Hey Bible learners, it is time now for a third viewpoint of the life and works of Jesus. In this installment Luke, who we understand is a doctor, is making a special point to write to his nephew Theophilus and claims the following in the first few verses of the book.
- He acknowledges many have already taken a stab at penning down what had transpired recently
- What has been recorded were based on first hand accounts from the very eye witnesses who were closest to Jesus.
- Like them, he too has received the eyewitness accounts but has gone through the extra step of investigating everything.
- After the due investigation was completed, Luke claims to be writing them down in an orderly fashion for his nephew.
- The main purpose behind it all? So that Theophilus may be convinced by the certainty of all that has been and will be taught him.
How encouraging it must have been for young Theophilus to receive such a thorough account of the most important events in history from someone who cares so much and whom he can trust!
And how comforting for us to know that we, all these 1000s of years later can read a thoroughly investigated and orderly account of the life and works of Jesus!
With that said, allow me to highlight a few unique aspects about Luke’s version before you go ahead and dig into this yourselves.
- Only in Luke’s gospel we get a detailed account about the background of the birth of John the Baptist and get a glimpse of the respective songs of Zechariah (John’s father) and Mary (Jesus’ mother).
- There is a strong emphasis on the involvement of the Holy Spirit in Luke’s gospel than the other gospel accounts. Here they are:
- In Luke 1:15, we read the prophecy concerning John the Baptist that he will be filled with the Holy Spirit even before he is born.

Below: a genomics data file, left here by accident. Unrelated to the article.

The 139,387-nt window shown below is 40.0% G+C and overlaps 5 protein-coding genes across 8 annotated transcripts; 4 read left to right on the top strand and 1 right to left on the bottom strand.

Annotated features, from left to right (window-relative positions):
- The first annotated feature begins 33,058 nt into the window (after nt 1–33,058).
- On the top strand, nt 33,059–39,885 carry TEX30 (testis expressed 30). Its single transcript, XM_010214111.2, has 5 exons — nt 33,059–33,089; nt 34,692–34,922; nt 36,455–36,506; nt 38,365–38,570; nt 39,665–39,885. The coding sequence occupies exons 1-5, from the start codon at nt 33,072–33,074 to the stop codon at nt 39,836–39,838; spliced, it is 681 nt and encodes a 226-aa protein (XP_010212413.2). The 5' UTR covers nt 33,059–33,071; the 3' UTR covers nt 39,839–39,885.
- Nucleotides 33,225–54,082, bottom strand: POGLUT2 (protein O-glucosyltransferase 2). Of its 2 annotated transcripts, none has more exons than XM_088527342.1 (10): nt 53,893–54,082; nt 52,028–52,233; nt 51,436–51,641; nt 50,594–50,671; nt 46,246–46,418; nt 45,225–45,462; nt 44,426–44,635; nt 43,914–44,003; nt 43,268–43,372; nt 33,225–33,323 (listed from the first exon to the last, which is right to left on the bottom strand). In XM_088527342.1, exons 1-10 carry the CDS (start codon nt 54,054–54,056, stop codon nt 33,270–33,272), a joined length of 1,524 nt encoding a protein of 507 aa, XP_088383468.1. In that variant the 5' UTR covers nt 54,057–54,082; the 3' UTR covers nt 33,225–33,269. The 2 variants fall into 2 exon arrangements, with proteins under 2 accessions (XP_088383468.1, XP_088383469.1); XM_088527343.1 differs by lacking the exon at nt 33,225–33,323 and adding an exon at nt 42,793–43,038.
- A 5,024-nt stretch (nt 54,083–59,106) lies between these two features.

- In speaking to a very surprised Mary, in Luke 1:35, the angel lets her know that it is the Holy Spirit who will come upon her that will overshadow her and cause Jesus to be born as the Son of God.
- Elizabeth is filled with the Holy Spirit in Luke 1:41
- Zechariah was filled with the Holy Spirit as he prophesied (Luke 1:67)
- In Luke 2:25-26, we read about Simeon on whom was the Holy Spirit and who had been foretold by the Holy Spirit that he would not die until he had seen the Messiah. This is followed by the prophet Anna’s encounter with Jesus at the temple (Luke 2: 36-38)
- John the Baptist tells his followers that the one coming after him will baptize them with the Holy Spirit (Luke 3:16).
- After Jesus is baptized, the Holy Spirit descends upon Him in dove form (Luke 3: 22)
- Jesus was full of the Holy Spirit when he was left Jordan to go into the wilderness (Luke 4:1)
- Luke is the only one who mentions Jesus sending out the 72 disciples and then being full of the Holy Spirit (Luke 10:21)
- Jesus teaching his followers about asking the Father for the Holy Spirit (Luke 11: 13)
- In Luke 12:10, we see the very strong warning that whoever blasphemes against the Holy Spirit will not be forgiven and then shortly after Jesus goes on to say that the Holy Spirit will guide them at the right time on what to say when they are persecuted and have to speak to the authorities (12:12)
- Apart from the above, there are quite a few other events and teachings mentioned only by Luke but here are a few notable ones: the parables of the good Samaritan and the prodigal son, Jesus’ encounter with Zacchaeus, miraculous catch of the fish and the healing of the ten lepers.
- Finally, I must call out that the ascension of Christ is only found in Luke.
The Holy Spirit is a very integral part of all the events and people surrounding the birth, growth, miraculous works, teachings, life, death and ascension of Jesus the Messianic Savior.
Weekly Reading Plan
And now here is the weekly plan for you to read through this section.
Don’t forget to use the template I shared previously to help you on this journey. Also, check out my resources page where I explain this template a little more.
If you want to dig deeper here are some of my suggestions:
- Use the above schedule to read through all of the text
- Do your own research on the many aspects that are unique in Luke’s gospel and see how it may play into the purpose for Luke writing this to his nephew.
- Optional (if you want to really read through the Bible in a year): Read Psalms 103-105.
And that is it for week 36!
Happy Bible Learning!
Leave a Reply